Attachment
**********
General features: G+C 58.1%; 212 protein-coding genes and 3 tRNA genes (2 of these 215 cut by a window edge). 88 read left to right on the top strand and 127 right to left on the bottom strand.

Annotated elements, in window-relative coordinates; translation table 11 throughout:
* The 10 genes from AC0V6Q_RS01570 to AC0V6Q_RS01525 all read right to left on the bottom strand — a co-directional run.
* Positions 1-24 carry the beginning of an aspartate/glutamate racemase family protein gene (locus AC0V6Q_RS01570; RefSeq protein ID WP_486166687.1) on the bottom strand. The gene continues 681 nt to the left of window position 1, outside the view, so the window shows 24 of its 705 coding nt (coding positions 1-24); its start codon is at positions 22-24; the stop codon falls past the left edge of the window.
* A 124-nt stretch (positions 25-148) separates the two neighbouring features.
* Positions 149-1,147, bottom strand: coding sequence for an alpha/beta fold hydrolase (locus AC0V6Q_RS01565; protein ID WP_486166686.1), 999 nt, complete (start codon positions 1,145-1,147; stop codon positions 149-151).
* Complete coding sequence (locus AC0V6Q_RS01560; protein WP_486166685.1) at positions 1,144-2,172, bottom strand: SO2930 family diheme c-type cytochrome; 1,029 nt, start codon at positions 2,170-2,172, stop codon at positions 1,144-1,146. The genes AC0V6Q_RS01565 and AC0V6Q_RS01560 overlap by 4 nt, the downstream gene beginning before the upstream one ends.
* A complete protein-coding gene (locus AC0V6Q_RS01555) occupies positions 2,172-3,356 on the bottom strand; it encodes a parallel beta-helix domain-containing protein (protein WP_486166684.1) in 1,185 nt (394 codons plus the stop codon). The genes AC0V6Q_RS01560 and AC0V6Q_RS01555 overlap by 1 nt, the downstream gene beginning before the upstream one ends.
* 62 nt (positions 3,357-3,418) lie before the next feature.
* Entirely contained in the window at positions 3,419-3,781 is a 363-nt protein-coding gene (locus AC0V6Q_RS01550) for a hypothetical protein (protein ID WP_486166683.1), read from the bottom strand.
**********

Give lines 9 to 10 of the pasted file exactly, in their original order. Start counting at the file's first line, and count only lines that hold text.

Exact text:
* 62 nt (positions 3,357-3,418) lie before the next feature.
* Entirely contained in the window at positions 3,419-3,781 is a 363-nt protein-coding gene (locus AC0V6Q_RS01550) for a hypothetical protein (protein ID WP_486166683.1), read from the bottom strand.